Clipart plus text does not equal a logo

In the days of tight budgets and uneducated entrepreneurs, companies such as LogoGarden.com promise to bring a cheap alternative to custom-made brand development.

LogoGarden claims to be an expert veteran in the field:

“For 15 years LogoGarden.com founder John Williams owned an award-winning branding firm that served national and global companies. His firm’s growing fame led many entrepreneurs to seek John’s assistance with their branding and Logo Design.”

LogoGarden.com also declares that the versatile system with which customers can create a $79 logo is their own creation:

“John built on this vast experience to now bring you LogoGarden.com. It reflects his most advanced thinking to deliver enhanced ease of use and more than 10,000 new symbols designed by John himself and his hand-picked team of world-class logo designers.”

If only it were true.

In an article detailing the amount of creative theft, designer Bill Gardner lashes out at LogoGarden and its owner, John Williams and describes how more than 200 images have been so far identified as flat out stolen.

“Most of the designers I’ve been in touch with have had their attorneys contact Mr. Williams. Several of the corporations whose logos are registered with the US Patent and Trademark Office are also taking action.

Domainers seeking cheap thrills from unqualified people or companies offering “logo” services must understand that slapping stylized text next to clipart does not constitute a logo or brand identity design. A professional designer’s role is to create from scratch something new and fresh that matches the requirements of the project.

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Comments

  1. Solid post, image theft happens all the time. From what I’ve read so far LogoGarden.com is providing a tool to customers who unknowingly realize that they could potentially have stolen images in logos that they’ve created.

    This could be the start of a class action forming. It’s unfortunate that these types of companies are rarely sighted for committing such actions.

  2. Theo I have always found it hard to know exactly what a designer makes from scratch and what they borrow.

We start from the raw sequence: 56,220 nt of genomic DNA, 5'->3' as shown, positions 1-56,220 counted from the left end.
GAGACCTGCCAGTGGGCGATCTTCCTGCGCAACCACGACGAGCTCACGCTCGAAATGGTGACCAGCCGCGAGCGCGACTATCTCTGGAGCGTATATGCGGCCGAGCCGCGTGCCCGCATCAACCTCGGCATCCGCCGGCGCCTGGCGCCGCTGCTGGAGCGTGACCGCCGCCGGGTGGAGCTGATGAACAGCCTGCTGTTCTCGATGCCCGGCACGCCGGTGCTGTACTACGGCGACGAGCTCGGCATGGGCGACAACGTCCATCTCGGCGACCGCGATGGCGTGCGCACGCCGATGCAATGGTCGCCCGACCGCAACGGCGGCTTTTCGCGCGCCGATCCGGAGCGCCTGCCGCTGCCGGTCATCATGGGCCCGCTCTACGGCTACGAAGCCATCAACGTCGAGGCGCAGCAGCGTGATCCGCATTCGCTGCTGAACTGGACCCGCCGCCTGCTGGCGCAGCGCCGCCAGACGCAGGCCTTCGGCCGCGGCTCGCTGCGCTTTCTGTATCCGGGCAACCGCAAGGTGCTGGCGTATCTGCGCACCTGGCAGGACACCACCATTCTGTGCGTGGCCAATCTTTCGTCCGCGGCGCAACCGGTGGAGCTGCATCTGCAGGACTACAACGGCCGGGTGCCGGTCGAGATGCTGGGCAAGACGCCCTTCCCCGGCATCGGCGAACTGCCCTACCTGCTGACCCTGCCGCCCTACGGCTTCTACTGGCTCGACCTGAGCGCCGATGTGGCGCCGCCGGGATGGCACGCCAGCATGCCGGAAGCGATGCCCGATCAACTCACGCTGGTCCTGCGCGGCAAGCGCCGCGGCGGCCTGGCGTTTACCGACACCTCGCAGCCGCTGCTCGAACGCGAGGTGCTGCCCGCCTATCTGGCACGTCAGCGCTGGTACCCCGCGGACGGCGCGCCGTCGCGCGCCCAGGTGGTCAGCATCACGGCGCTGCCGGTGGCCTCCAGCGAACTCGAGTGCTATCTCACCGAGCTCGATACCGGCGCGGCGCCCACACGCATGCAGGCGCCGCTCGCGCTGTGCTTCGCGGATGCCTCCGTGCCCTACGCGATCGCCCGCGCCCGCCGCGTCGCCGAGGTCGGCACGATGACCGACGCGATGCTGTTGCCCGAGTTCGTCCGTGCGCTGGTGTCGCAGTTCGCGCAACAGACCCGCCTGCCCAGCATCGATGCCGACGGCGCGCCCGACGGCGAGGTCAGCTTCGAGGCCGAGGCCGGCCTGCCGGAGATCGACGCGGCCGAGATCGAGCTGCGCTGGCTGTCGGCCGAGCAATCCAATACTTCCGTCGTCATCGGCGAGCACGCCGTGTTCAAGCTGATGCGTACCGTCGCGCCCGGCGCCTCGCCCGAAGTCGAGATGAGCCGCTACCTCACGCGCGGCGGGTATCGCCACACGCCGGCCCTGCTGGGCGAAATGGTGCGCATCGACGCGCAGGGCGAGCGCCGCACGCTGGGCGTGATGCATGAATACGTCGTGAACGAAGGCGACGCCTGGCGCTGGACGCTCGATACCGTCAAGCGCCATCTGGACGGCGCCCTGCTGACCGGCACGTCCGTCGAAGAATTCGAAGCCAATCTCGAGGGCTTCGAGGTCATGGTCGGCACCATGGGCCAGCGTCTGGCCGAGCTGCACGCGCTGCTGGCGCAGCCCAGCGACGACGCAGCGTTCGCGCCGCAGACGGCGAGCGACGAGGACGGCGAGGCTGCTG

I have seen logos and the person asked was this created by you ? They say yes and then later see it on another site.

    It would be great to know if the image was legit but seems like its not possible.

  3. Jason & RH – when one uses pre-designed elements, there is no proof of creation of the artwork, e.g. drawings, drafts, etc. For the buyers of the LogoGarden services, this is extremely unfortunate.

  4. Most designers who’ve actually done a great deal and sent their complaints and attorneys to Williams managed to receive a reply. Check this out http://cl.ly/9QfB

  5. Oh and just to add, I believe the reply was pretty much a generic reply to all who complained and that Williams is simply scapegoating. As RLandon would say “Sorry I got caught stealing your work. Now let me blame it on someone else to save my own ass.”

  6. @Acro: Here’s a question. The linked article says that the guy was caught basically by luck (notification by someone who happened to make the connection).

    How often do you designer guys use Tineye for tracking your work? Seems like you could simply submit your work to Tineye as soon as it’s finalized, then use their API to track copies periodically. Which would (should) detect situations like this immediately, even where the original art was altered slightly.

    Or maybe that is indeed standard practice now? Just curious.

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